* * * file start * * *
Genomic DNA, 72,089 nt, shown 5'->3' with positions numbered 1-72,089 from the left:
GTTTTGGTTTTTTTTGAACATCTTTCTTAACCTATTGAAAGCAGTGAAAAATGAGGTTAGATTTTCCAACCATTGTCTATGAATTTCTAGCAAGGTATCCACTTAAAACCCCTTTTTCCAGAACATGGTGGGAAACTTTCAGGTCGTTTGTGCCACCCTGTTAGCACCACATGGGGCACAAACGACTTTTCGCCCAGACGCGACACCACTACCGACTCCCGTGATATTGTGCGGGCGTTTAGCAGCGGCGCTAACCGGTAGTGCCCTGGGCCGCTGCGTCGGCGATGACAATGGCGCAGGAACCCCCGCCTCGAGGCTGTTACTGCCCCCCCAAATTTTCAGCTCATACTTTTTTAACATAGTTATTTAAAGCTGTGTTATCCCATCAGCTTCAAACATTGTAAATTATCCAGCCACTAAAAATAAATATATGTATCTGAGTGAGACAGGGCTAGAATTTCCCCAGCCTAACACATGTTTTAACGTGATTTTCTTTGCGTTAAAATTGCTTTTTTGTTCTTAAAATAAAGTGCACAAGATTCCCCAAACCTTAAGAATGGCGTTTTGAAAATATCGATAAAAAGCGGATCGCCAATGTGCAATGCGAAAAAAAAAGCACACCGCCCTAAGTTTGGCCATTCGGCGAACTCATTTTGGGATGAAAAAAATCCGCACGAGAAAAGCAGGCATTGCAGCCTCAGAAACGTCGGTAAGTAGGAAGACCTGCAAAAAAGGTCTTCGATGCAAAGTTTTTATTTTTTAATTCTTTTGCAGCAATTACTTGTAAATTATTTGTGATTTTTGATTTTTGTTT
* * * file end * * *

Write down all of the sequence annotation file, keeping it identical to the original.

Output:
Genomic DNA, 72,089 nt, shown 5'->3' with positions numbered 1-72,089 from the left:
GTTTTGGTTTTTTTTGAACATCTTTCTTAACCTATTGAAAGCAGTGAAAAATGAGGTTAGATTTTCCAACCATTGTCTATGAATTTCTAGCAAGGTATCCACTTAAAACCCCTTTTTCCAGAACATGGTGGGAAACTTTCAGGTCGTTTGTGCCACCCTGTTAGCACCACATGGGGCACAAACGACTTTTCGCCCAGACGCGACACCACTACCGACTCCCGTGATATTGTGCGGGCGTTTAGCAGCGGCGCTAACCGGTAGTGCCCTGGGCCGCTGCGTCGGCGATGACAATGGCGCAGGAACCCCCGCCTCGAGGCTGTTACTGCCCCCCCAAATTTTCAGCTCATACTTTTTTAACATAGTTATTTAAAGCTGTGTTATCCCATCAGCTTCAAACATTGTAAATTATCCAGCCACTAAAAATAAATATATGTATCTGAGTGAGACAGGGCTAGAATTTCCCCAGCCTAACACATGTTTTAACGTGATTTTCTTTGCGTTAAAATTGCTTTTTTGTTCTTAAAATAAAGTGCACAAGATTCCCCAAACCTTAAGAATGGCGTTTTGAAAATATCGATAAAAAGCGGATCGCCAATGTGCAATGCGAAAAAAAAAGCACACCGCCCTAAGTTTGGCCATTCGGCGAACTCATTTTGGGATGAAAAAAATCCGCACGAGAAAAGCAGGCATTGCAGCCTCAGAAACGTCGGTAAGTAGGAAGACCTGCAAAAAAGGTCTTCGATGCAAAGTTTTTATTTTTTAATTCTTTTGCAGCAATTACTTGTAAATTATTTGTGATTTTTGATTTTTGTTT